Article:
One of the amazing things about the Internet is the speed at which information is shared and digested. When a young journalist was jailed in Egypt that was a good thing.
But for American Airlines, sometimes the speed stings. Bad.
All over the net (and in print pubs like the Washington Times) headlines like "American Airlines Charges Soldiers For Extra Bags" appeared and then the stories go on to describe how American Airlines is charging soldiers traveling on orders to Iraq or elsewhere a fee for their 2nd and 3rd bags, in alignment with their new policies.
It’s a doozy of a headline. But, it’s not true. For the whole story, check out what the Seattle Times has to say.
But what should you do if you find your company in the spot American Airlines has been in – at the receiving end of false information (or misinformation) on a blog?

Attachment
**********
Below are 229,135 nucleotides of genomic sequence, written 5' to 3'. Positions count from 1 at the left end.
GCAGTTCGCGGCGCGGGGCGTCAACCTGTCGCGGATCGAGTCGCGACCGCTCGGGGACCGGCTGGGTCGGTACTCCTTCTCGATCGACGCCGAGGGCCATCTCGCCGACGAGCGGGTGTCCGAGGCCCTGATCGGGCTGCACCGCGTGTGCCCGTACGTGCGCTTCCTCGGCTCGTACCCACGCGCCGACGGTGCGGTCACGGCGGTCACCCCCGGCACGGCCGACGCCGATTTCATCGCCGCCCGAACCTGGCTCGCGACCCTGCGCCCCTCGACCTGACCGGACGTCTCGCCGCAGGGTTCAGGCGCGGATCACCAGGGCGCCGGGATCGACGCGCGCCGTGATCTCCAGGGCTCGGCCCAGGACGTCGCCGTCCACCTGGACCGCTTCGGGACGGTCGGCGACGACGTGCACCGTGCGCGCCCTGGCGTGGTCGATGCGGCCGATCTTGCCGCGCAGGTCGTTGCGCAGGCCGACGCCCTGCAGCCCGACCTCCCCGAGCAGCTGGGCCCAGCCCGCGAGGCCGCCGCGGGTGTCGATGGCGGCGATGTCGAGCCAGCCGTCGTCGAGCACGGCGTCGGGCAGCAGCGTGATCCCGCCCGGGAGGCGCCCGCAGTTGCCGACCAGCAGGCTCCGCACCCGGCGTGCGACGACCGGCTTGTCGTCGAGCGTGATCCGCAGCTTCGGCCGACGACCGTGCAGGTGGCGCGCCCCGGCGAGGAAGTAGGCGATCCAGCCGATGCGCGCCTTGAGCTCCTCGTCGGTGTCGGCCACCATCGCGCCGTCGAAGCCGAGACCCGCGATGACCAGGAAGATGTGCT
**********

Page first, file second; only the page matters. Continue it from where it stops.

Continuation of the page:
- Secure the facts first. The last thing you want to do to accidentally deny something that’s got a kernel of truth in it or give false information.
- Write a response that is clear (no weasel words), free of emotion and professional.
- Decide how you’d like to release the response (based on the tone, impact, intent of original blog post).
- Execute your plan and be accessible for follow up questions.
- If you have a blog, deal with it there as well, even if it wasn’t raised there. That’s where many people will go to see if you have responded.
When you’re in the cross hairs — you need to respond quickly and judiciously. Unlike the good old days, you don’t have a lot of time to ponder the possibilities. If you’re wondering how quickly a spark can build into an inferno, ask American Girl.
I can see how these “what to do” recommendations would work in the educational field. Thanks for the info.
Glad they will be of value to you. Thanks for taking the time to comment!
Good stuff. It may be a good idea to have a “mock disaster” to test the system and see what went well and what needs improvement.
Sort of like the grown up version of a fire drill! Great idea.